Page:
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Northern Delaware office leasing falls again in Q2

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Navient Star Building Pettinaro Wilmington Delaware Riverfront office building

Navient has left the majority of its Star Building office space in Wilmington’s Riverfront, despite its name adorning its roof. | DBT PHOTO BY JACOB OWENS

WILMINGTON – The vacancy rate for northern Delaware’s office market continued to rise in the second quarter, although the pace was much slower compared to the start of the year.

The overall vacancy rate rose 20 basis points to 21.1%, with the Wilmington central business district being hit the hardest, rising 50 basis points to 28.4%, according to a new quarterly report from Newmark, a major commercial real estate brokerage that closely follows the Delaware market. Regional reports from other brokerages like JLL, CBRE and Cushman & Wakefield largely matched the same findings.

The quarter that ended June 30 saw a net loss of 54,613 square feet of leased office space, pushing the year-to-date loss to 286,467 square feet, Newmark reported.

The rising vacancy rate has also pushed down asking rents. Although the average rent rose 4 cents to $25.95 per square foot compared to the prior quarter, it is down 0.7% compared to a year ago – a three-year low.

Carvertise headquarters Wilmington Riverfront Shipyard Center HQ Delaware office

Carvertise opened its new Riverfront headquarters in Wilmington as the fast-growing company eyes a new phase of business. | PHOTO COURTESY OF CARVERTISE

The most notable lease of the quarter was Carvertise’s new 15,000-square-foot headquarter offices in Wilmington’s Riverfront, but it doesn’t factor into Newmark’s vacancy calculations because it is in a primarily retail location.

Other notable leases included the Delaware Institute for Reproductive Medicine, which leased about 13,500 square feet at 620 Churchmans Road near Newark; Great Gray Trust Company, which acquired Wilmington Trust’s collective investment trust business this year and leased about 5,000 square feet at Chestnut Run Plaza; and Strayer University, which extended a lease for about 3,900 square feet at its King Street location in Wilmington.

Those deals have done little to stem the overall trend of emptying offices following a post-pandemic move to remote working or hybrid schedules that require less space. Credit giant Capital One has left tens of thousands of square feet of offices, while earlier this year student loan servicer Navient moved nearly its entire Delaware workforce to remote work, leaving a full floor of offices in the Star Building in Wilmington’s Riverfront that still carries its rooftop logo.

“During the pandemic and as we exited it, more than 90% of our Delaware employees were working in a remote or hybrid status, so we moved them to full-time remote status. The move has been well received by current and prospective employees. And earlier this year, we significantly reduced our physical office space, retaining a space for a small team to remain onsite,” Paul Hartwick, a spokesman for Navient, told Delaware Business Times.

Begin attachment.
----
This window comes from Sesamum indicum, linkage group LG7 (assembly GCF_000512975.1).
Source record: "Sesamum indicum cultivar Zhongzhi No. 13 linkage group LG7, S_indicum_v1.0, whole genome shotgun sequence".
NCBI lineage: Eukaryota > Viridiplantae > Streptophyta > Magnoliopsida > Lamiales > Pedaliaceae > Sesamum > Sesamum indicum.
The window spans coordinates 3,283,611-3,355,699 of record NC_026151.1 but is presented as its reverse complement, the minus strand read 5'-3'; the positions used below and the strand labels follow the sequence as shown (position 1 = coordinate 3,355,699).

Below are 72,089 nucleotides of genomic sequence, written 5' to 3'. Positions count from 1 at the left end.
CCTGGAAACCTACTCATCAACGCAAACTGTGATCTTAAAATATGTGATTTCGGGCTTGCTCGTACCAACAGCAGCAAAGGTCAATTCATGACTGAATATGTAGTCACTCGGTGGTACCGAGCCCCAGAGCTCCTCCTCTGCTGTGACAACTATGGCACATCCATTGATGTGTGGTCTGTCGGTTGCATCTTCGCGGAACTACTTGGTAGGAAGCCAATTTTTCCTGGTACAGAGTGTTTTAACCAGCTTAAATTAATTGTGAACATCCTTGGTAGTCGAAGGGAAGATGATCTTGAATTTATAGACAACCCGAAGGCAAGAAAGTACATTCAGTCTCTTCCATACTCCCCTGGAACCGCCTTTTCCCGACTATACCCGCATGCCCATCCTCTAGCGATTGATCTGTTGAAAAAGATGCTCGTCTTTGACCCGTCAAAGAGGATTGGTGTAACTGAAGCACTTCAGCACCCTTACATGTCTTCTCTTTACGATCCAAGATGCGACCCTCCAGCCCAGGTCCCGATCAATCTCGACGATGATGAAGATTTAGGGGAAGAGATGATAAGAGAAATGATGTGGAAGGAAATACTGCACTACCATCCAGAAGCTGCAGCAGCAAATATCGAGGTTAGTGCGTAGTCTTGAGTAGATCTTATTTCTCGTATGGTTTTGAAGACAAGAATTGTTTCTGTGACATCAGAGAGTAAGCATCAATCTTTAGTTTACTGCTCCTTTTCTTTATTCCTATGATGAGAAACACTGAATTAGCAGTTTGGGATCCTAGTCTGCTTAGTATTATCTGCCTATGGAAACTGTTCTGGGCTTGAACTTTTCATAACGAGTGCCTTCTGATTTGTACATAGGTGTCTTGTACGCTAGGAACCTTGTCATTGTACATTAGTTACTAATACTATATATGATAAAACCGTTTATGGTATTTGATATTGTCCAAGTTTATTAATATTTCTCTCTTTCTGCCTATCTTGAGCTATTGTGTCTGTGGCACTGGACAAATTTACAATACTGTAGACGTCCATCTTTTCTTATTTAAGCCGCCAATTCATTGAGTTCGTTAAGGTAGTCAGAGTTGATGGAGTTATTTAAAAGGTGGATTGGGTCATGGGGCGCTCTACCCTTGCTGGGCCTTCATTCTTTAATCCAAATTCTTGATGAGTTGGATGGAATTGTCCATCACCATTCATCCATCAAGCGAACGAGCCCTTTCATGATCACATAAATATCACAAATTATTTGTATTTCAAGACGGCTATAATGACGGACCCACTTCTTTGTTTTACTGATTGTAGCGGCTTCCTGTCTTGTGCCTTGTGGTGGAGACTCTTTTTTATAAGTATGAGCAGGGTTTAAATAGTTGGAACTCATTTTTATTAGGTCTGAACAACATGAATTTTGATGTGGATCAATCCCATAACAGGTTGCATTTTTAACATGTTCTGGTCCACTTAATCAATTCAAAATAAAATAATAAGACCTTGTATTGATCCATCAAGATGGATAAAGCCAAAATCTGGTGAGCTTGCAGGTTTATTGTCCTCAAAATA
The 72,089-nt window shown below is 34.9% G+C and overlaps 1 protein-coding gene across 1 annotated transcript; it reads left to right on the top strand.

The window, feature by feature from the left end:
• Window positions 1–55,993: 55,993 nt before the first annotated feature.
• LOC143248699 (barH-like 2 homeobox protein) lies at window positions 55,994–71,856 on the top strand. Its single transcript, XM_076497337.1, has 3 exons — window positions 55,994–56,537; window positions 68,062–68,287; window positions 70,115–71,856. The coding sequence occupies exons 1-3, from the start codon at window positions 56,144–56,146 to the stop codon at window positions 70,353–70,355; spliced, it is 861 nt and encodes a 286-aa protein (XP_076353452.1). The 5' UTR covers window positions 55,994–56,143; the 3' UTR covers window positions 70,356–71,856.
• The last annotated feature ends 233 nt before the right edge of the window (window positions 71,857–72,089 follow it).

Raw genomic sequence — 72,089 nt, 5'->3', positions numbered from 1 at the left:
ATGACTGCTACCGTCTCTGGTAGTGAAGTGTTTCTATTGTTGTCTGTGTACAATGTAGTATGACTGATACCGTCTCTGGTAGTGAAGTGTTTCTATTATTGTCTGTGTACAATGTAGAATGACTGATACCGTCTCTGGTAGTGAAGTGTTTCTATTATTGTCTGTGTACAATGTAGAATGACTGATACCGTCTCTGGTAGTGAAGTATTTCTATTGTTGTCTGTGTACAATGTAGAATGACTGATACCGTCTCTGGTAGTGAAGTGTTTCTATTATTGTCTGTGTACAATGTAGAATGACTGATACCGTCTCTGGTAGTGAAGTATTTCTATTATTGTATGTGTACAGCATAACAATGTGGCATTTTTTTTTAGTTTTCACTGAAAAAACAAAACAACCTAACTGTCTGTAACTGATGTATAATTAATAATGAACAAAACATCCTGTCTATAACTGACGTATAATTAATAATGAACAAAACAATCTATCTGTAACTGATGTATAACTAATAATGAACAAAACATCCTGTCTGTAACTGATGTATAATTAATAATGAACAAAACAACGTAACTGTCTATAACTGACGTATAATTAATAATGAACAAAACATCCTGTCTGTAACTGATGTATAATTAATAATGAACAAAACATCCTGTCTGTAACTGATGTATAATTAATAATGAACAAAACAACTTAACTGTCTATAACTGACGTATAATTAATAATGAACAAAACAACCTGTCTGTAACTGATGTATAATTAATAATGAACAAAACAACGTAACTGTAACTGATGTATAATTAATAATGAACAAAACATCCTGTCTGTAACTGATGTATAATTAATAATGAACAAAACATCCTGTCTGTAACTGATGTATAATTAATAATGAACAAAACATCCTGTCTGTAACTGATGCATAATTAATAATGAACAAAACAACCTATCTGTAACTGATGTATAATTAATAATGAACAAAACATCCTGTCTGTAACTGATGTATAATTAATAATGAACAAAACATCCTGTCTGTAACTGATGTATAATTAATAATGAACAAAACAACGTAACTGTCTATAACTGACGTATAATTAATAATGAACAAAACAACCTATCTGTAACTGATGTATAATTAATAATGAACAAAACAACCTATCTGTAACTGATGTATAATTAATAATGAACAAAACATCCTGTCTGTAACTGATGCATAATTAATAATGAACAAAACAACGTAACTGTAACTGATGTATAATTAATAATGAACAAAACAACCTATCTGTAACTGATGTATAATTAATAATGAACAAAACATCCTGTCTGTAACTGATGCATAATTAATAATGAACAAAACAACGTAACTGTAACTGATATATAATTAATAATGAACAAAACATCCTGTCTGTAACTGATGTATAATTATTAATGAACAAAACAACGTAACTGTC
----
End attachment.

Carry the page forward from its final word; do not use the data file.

John Kaczowka, senior vice president of CBRE’s Wilmington office, said that although the local market stats do paint a dire picture, they don’t tell the whole story – particularly that a handful of very large vacant downtown buildings like Bracebridge and Wilmington Plaza inflate the overall rate.

“The properties that can offer parking, amenities, good quality space, good views, and a great layout – they’re doing great,” he told DBT. “Properties that are less than desirable – older, outdated, maybe functionally obsolete – are being converted.”

That demand is one reason why about 240,000 square feet of new office space is under development in the market, primarily at Avenue North in Fairfax and the Walker Mill Building near Chestnut Run. Both are also in the suburbs, where parking may be easier and city wage taxes don’t apply.

The suburbs continue to see stronger leasing, with the combined vacancy rate standing at 15.6%, Newmark reported.

Rockwood Office Park Wilmington Delaware

The Rockwood Office Park is one suburban Wilmington location that has seen leasing interest this year. | PHOTO COURTESY OF CBRE

Over the first half of the year, Kaczowka found success in leasing more than 39,000 square feet of the Rockwood Office Park, a three-building complex in Wilmington’s northern suburbs. Among the tenants were solar developer SunnyMac Solar, which leased more than 23,000 square feet; Delaware Department of Insurance, which leased almost 9,000 square feet; and an undisclosed tenant that is “one of the world’s largest industrial companies,” which took almost 7,800 square feet.

Kaczowka said that he’s seen many companies that abandoned offices early in the pandemic begin to rethink their needs and are now investing in upgrades of existing space or seeking new offices that can attract and retain workforces while also fostering a collaborative culture.

“We’re seeing companies say, ‘OK, now I need to do something. I need to start planning for the future,” he said.

That trend could bear fruit over the second half of 2023, as Newmark noted that while the vacancy rate has risen, leasing has outpaced the post-pandemic average. With several major renewals on the docket for the third and fourth quarters, office leasing this year could beat the post-pandemic average of about 445,000 square feet by 14%.

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